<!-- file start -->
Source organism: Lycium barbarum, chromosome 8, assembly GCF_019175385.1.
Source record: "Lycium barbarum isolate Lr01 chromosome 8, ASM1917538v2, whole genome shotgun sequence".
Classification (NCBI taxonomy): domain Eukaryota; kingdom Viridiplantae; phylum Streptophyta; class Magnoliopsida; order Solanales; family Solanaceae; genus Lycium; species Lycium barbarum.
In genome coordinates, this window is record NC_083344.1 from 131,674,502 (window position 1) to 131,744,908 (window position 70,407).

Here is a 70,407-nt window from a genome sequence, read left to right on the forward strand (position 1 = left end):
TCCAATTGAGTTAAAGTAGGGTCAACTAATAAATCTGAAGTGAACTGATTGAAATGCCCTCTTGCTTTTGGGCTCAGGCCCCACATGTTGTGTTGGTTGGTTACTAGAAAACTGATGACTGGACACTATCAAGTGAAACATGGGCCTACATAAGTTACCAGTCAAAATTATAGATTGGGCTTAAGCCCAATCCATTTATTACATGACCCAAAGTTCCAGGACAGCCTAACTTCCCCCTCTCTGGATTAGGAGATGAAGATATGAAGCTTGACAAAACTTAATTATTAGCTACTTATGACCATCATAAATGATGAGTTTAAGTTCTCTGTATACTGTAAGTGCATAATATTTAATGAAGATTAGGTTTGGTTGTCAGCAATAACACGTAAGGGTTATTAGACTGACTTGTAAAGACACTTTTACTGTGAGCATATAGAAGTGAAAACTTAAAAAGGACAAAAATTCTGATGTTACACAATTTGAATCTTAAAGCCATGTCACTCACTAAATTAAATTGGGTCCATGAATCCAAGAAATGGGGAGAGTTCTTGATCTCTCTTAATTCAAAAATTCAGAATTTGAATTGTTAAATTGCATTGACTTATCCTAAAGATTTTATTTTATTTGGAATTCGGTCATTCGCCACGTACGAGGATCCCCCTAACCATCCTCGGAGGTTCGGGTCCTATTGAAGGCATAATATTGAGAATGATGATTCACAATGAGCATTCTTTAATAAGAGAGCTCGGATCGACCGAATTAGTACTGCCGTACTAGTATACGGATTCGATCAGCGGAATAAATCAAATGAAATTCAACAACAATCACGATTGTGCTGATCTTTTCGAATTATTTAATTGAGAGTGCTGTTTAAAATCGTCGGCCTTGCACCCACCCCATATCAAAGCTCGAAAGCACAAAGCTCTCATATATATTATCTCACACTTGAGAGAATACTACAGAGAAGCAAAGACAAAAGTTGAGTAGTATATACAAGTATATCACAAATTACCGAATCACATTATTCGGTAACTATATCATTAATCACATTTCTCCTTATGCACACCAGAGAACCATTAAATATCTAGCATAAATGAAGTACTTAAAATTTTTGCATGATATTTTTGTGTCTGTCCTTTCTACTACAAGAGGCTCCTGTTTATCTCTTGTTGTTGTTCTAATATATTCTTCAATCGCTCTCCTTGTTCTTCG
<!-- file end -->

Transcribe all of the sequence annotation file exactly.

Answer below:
Source organism: Lycium barbarum, chromosome 8, assembly GCF_019175385.1.
Source record: "Lycium barbarum isolate Lr01 chromosome 8, ASM1917538v2, whole genome shotgun sequence".
Classification (NCBI taxonomy): domain Eukaryota; kingdom Viridiplantae; phylum Streptophyta; class Magnoliopsida; order Solanales; family Solanaceae; genus Lycium; species Lycium barbarum.
In genome coordinates, this window is record NC_083344.1 from 131,674,502 (window position 1) to 131,744,908 (window position 70,407).

Here is a 70,407-nt window from a genome sequence, read left to right on the forward strand (position 1 = left end):
TCCAATTGAGTTAAAGTAGGGTCAACTAATAAATCTGAAGTGAACTGATTGAAATGCCCTCTTGCTTTTGGGCTCAGGCCCCACATGTTGTGTTGGTTGGTTACTAGAAAACTGATGACTGGACACTATCAAGTGAAACATGGGCCTACATAAGTTACCAGTCAAAATTATAGATTGGGCTTAAGCCCAATCCATTTATTACATGACCCAAAGTTCCAGGACAGCCTAACTTCCCCCTCTCTGGATTAGGAGATGAAGATATGAAGCTTGACAAAACTTAATTATTAGCTACTTATGACCATCATAAATGATGAGTTTAAGTTCTCTGTATACTGTAAGTGCATAATATTTAATGAAGATTAGGTTTGGTTGTCAGCAATAACACGTAAGGGTTATTAGACTGACTTGTAAAGACACTTTTACTGTGAGCATATAGAAGTGAAAACTTAAAAAGGACAAAAATTCTGATGTTACACAATTTGAATCTTAAAGCCATGTCACTCACTAAATTAAATTGGGTCCATGAATCCAAGAAATGGGGAGAGTTCTTGATCTCTCTTAATTCAAAAATTCAGAATTTGAATTGTTAAATTGCATTGACTTATCCTAAAGATTTTATTTTATTTGGAATTCGGTCATTCGCCACGTACGAGGATCCCCCTAACCATCCTCGGAGGTTCGGGTCCTATTGAAGGCATAATATTGAGAATGATGATTCACAATGAGCATTCTTTAATAAGAGAGCTCGGATCGACCGAATTAGTACTGCCGTACTAGTATACGGATTCGATCAGCGGAATAAATCAAATGAAATTCAACAACAATCACGATTGTGCTGATCTTTTCGAATTATTTAATTGAGAGTGCTGTTTAAAATCGTCGGCCTTGCACCCACCCCATATCAAAGCTCGAAAGCACAAAGCTCTCATATATATTATCTCACACTTGAGAGAATACTACAGAGAAGCAAAGACAAAAGTTGAGTAGTATATACAAGTATATCACAAATTACCGAATCACATTATTCGGTAACTATATCATTAATCACATTTCTCCTTATGCACACCAGAGAACCATTAAATATCTAGCATAAATGAAGTACTTAAAATTTTTGCATGATATTTTTGTGTCTGTCCTTTCTACTACAAGAGGCTCCTGTTTATCTCTTGTTGTTGTTCTAATATATTCTTCAATCGCTCTCCTTGTTCTTCG